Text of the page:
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New research in the UK has shed more light on the characteristics of patients with long-term COVID; this stage of the disease that leaves symptoms for weeks, and even months after having recovered or that do not mean a danger of contagion.

Around 1.3 million people (2% of the population) in the UK have reported having prolonged COVID until December 6 of last year, according to data from the Office for National Statistics (ONS, in English) of the European country, collected by Infobae.

These estimates, says the outlet, are based on the participants who responded to a survey. Symptoms experienced by respondents in this study ranged from fatigue, loss of smell and taste (parosmia), shortness of breath, insomnia, tingling, joint pain, depression and anxiety, chest pain or heart palpitations, among others.

However, something that caught the attention of the researchers is that people who suffered from prolonged COVID they are, almost entirely, women between 35 and 69 years old. The same ones that work in the health sector, social assistance or teaching and education. They also have a pre-existing illness or disability.

According to the data from this study, 64% of the people who self-reported having prolonged COVID noted that the disease affected their daily activities. About 70% said they had confirmed or suspected COVID-19 at least 12 weeks ago, while 40% said they had it at least a year ago.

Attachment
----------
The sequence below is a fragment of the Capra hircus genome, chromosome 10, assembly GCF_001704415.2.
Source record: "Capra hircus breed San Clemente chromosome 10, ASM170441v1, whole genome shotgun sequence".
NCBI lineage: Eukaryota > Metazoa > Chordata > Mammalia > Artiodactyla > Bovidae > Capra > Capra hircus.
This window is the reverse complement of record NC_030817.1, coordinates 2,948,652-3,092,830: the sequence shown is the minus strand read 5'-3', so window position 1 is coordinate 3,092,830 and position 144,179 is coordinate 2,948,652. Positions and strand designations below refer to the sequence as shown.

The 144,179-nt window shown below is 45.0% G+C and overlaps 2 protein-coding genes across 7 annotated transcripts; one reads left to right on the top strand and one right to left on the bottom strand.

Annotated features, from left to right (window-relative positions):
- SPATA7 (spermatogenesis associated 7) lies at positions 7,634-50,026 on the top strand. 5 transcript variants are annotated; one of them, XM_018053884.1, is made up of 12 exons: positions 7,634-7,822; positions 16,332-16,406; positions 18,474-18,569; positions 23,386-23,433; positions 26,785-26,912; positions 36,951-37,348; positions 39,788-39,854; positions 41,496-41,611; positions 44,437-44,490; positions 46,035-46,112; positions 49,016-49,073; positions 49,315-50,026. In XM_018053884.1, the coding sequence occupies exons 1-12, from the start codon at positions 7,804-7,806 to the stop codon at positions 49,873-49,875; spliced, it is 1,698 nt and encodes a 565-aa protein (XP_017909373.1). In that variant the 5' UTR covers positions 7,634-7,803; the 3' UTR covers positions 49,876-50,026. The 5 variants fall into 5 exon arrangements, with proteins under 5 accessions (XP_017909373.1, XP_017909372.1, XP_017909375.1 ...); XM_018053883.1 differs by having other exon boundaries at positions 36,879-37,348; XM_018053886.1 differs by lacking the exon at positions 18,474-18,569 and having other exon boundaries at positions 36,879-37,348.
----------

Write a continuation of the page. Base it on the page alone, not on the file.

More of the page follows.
The new evidence presented by the ONS indicates that women with prolonged COVID experience heart problems in response to physical exertion; limiting their capacity for daily activity.

Doctors Stephen J. Carter and Marissa N. Baranauskas, physiologists at Indiana University in Bloomington, confirmed significant differences in the response of daily activities between women who had COVID-19 and people who were not infected.

“Such alterations have the potential to limit not only exercise tolerance, but also participation in free-living physical activity in women during post-acute recovery from COVID-19the physicians argued in their research published in The Physiological Society’s journal Experimental Physiology.

Although contagion by COVID-19 in men it is associated with a greater severity in the disease and mortality, other reports suggest that women may be more susceptible to certain limitations related to the lungs long after recovering from the disease.

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